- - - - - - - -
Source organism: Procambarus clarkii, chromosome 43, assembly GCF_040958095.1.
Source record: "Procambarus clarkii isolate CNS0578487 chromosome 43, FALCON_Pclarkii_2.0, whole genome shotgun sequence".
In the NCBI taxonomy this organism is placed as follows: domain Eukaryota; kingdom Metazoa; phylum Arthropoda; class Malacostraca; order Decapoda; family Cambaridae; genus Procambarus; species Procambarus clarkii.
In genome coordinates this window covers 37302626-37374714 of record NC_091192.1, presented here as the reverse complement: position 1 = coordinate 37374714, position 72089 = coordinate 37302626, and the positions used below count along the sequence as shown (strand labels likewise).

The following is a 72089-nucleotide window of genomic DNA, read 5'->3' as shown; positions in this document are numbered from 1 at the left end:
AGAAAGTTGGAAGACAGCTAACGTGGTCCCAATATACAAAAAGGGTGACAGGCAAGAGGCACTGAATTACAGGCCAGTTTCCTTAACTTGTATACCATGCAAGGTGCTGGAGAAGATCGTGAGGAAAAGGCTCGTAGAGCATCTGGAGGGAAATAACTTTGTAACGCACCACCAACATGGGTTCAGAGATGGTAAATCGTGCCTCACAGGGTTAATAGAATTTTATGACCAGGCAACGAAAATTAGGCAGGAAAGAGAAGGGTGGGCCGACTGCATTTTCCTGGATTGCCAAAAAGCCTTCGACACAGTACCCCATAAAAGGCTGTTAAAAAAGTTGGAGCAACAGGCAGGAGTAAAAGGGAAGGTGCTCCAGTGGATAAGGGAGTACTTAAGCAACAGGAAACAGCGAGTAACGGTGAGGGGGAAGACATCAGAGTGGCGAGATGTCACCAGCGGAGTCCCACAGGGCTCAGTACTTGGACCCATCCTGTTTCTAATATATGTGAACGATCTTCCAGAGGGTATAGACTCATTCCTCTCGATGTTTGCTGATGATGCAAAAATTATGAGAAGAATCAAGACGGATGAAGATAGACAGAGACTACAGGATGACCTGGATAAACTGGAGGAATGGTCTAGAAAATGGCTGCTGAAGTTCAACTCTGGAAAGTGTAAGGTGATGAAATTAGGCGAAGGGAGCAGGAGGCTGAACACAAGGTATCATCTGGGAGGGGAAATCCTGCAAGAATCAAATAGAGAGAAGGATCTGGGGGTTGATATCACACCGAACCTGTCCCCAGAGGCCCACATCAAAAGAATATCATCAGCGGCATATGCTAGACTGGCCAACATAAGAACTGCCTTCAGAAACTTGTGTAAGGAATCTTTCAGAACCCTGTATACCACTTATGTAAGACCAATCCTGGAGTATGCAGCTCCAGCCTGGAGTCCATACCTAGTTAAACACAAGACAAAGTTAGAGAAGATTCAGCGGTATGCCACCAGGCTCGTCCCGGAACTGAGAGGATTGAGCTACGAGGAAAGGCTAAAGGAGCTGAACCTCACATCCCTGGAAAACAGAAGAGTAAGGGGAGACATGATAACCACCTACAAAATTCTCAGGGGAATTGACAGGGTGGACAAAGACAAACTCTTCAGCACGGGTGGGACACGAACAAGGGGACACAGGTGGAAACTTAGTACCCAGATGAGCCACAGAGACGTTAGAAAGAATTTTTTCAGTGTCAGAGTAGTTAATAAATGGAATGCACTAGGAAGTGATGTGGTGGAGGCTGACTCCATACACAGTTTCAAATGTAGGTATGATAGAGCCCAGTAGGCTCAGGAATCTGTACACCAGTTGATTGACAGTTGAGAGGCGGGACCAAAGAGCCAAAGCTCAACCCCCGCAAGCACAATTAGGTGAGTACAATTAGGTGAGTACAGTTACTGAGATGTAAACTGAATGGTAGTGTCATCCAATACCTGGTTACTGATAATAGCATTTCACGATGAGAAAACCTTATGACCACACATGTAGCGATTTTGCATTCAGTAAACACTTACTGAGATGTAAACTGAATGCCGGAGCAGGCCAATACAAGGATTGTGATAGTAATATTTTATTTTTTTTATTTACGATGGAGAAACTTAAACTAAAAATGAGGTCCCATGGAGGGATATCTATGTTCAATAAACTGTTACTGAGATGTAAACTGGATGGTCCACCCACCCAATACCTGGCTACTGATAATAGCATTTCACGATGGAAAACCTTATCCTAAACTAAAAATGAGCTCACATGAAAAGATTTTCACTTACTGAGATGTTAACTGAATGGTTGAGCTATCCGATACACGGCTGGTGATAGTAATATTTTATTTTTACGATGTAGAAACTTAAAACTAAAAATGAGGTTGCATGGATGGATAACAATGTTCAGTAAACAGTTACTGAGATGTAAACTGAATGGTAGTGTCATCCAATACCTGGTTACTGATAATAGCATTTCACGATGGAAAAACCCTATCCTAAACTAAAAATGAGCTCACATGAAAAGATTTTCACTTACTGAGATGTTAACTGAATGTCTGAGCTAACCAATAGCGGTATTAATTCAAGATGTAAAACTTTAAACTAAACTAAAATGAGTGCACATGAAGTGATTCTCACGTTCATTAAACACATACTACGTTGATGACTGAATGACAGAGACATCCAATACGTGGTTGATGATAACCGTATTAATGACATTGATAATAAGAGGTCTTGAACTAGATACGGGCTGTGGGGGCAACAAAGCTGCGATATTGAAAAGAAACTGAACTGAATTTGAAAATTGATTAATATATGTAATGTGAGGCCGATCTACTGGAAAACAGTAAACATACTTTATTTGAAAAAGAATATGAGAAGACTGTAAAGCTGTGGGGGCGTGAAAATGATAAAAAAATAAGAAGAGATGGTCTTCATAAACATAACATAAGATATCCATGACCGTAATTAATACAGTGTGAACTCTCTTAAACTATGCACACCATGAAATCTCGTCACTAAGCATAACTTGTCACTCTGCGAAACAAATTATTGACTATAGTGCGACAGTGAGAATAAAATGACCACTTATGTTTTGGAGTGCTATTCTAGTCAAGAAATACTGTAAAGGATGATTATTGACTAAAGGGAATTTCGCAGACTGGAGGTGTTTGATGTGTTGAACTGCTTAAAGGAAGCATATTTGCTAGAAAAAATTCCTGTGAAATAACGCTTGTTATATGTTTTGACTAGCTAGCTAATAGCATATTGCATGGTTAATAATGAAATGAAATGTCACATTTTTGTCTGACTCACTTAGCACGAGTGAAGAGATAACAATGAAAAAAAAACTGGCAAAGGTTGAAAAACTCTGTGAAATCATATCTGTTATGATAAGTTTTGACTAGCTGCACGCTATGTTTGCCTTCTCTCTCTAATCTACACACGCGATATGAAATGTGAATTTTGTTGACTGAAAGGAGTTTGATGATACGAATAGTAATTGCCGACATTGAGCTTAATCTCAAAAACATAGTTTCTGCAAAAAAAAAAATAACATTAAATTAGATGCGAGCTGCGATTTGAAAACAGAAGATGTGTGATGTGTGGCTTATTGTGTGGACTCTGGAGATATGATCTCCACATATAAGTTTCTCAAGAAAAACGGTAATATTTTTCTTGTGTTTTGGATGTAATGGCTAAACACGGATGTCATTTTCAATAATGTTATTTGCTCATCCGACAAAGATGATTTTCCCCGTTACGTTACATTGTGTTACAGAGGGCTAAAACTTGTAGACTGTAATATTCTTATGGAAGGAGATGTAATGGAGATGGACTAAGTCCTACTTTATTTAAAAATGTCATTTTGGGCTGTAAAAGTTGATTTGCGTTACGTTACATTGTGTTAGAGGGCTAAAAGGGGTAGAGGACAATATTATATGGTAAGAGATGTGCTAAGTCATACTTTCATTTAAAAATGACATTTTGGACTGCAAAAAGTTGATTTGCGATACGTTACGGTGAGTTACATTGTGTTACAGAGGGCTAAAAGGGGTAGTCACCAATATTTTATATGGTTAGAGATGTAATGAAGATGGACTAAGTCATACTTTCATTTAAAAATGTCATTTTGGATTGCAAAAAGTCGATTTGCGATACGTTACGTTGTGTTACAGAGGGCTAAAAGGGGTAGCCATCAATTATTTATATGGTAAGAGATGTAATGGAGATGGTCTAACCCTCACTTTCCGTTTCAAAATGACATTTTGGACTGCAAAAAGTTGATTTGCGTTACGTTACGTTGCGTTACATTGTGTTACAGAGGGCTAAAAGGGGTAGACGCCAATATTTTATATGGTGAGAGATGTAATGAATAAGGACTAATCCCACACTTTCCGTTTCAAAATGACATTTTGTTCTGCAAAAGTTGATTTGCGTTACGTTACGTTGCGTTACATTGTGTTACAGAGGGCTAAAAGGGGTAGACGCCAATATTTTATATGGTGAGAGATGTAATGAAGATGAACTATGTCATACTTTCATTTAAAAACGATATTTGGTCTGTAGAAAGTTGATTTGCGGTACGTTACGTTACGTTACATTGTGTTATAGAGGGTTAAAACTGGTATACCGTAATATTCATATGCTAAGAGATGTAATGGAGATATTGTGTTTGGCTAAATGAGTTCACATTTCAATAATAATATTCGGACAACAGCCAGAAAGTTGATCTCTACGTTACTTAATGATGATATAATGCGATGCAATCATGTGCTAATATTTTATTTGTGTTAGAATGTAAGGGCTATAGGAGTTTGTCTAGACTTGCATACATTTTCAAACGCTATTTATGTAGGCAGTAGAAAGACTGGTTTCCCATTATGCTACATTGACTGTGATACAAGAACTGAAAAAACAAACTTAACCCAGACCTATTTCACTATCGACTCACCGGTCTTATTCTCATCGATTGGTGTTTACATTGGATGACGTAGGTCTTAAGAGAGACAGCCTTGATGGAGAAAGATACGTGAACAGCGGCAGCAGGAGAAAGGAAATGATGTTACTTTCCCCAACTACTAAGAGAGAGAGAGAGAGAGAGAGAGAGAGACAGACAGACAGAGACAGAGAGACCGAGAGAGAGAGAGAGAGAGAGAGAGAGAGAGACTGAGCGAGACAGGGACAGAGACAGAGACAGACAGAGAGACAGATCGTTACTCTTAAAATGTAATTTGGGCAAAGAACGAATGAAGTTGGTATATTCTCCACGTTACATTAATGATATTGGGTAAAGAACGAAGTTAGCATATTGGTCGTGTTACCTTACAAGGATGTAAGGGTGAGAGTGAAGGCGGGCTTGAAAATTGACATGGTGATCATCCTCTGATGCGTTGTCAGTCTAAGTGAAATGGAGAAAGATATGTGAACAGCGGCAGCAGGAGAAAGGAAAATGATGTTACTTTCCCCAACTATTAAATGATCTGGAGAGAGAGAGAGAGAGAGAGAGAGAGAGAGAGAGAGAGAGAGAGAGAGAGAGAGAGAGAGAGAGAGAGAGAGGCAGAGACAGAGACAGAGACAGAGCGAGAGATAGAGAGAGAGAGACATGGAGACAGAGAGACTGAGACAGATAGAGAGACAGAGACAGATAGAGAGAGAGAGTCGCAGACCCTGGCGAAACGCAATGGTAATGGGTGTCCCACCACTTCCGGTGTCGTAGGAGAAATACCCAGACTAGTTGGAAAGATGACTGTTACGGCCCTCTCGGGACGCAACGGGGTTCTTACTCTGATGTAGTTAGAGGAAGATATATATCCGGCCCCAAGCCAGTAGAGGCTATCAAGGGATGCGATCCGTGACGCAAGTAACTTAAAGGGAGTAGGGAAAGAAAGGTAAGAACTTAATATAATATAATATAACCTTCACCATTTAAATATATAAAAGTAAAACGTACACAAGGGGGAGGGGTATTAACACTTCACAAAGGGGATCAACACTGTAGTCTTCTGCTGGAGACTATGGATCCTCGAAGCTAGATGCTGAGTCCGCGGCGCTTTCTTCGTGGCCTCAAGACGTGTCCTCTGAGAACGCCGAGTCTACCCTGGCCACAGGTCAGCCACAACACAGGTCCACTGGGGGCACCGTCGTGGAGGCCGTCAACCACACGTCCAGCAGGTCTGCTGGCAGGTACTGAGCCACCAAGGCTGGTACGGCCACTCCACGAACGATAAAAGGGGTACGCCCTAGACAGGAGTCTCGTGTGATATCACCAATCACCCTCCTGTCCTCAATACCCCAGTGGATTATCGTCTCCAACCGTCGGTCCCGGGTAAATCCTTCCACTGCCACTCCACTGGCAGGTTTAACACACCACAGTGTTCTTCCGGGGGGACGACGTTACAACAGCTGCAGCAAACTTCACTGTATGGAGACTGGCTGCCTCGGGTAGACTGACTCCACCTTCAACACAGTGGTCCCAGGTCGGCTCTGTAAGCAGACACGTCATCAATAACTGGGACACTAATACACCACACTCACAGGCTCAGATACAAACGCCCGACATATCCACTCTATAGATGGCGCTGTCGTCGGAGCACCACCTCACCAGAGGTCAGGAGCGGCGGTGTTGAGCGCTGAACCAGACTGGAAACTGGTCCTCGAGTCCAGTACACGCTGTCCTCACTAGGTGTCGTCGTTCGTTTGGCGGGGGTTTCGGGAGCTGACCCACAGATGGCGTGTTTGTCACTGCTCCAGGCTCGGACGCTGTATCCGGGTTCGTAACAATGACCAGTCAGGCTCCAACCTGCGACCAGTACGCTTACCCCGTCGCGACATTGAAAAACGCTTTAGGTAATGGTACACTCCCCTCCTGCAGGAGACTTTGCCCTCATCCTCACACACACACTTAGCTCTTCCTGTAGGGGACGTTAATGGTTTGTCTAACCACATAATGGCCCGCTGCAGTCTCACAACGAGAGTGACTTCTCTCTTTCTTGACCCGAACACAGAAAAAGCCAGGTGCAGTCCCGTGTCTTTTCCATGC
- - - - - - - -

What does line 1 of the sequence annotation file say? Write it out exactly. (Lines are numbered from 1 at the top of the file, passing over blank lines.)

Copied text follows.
Source organism: Procambarus clarkii, chromosome 43, assembly GCF_040958095.1.